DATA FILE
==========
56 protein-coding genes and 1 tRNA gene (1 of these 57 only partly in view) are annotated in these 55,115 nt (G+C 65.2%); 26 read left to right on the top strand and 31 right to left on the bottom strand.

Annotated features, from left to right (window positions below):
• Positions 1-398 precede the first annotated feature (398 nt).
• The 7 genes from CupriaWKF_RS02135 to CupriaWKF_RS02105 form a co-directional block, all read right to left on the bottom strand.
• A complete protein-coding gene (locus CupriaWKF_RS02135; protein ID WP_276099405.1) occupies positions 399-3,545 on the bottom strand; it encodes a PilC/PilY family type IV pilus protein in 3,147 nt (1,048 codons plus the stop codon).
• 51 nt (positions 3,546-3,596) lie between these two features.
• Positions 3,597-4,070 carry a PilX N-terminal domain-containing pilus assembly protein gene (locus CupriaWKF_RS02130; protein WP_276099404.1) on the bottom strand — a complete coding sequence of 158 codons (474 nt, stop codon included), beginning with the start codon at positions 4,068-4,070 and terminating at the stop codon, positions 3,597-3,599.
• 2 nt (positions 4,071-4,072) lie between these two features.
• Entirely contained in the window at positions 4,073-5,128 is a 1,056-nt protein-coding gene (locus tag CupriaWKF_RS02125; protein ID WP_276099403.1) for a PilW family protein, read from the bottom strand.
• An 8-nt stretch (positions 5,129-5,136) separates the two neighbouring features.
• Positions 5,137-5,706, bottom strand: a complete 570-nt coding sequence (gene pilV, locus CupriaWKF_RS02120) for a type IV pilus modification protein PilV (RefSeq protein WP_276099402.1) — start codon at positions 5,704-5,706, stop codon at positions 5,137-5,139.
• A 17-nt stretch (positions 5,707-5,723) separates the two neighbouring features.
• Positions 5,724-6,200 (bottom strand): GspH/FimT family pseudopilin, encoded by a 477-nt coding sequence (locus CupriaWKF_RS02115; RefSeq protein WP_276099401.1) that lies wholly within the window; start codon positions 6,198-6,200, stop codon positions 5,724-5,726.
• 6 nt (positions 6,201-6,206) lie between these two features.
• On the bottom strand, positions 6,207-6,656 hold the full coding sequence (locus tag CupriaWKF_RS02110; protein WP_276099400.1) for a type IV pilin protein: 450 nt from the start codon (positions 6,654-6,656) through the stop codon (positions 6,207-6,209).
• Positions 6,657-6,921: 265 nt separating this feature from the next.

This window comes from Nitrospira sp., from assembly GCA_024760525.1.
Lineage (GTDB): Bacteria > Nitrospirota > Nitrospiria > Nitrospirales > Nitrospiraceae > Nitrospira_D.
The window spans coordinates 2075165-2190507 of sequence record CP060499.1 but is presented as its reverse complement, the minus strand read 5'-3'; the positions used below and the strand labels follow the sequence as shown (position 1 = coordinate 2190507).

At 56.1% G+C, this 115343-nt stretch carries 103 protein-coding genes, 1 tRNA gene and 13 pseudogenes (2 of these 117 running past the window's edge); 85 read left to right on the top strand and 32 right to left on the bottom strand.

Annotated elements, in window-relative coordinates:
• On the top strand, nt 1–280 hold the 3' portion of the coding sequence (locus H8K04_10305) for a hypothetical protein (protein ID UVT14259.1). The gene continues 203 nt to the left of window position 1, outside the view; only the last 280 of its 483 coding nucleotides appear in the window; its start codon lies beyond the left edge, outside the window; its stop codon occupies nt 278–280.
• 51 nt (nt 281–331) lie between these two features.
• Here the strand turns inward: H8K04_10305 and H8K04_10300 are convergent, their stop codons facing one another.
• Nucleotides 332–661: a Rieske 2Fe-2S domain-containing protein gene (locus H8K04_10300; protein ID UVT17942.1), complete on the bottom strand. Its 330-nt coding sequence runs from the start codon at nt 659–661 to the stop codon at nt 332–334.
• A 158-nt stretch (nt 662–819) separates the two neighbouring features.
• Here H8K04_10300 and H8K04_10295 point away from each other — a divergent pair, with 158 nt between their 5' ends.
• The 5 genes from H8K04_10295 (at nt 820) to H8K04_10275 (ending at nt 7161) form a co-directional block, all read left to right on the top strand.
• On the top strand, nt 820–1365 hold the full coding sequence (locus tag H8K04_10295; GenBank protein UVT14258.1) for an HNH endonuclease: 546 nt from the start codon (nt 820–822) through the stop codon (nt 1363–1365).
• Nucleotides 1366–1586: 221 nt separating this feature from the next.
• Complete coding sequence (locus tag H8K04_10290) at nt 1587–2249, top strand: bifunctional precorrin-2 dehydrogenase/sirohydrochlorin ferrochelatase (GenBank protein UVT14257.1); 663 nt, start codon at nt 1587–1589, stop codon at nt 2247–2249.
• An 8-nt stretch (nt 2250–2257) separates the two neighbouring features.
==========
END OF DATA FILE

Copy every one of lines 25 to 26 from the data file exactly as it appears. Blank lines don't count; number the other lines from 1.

• Nucleotides 332–661: a Rieske 2Fe-2S domain-containing protein gene (locus H8K04_10300; protein ID UVT17942.1), complete on the bottom strand. Its 330-nt coding sequence runs from the start codon at nt 659–661 to the stop codon at nt 332–334.
• A 158-nt stretch (nt 662–819) separates the two neighbouring features.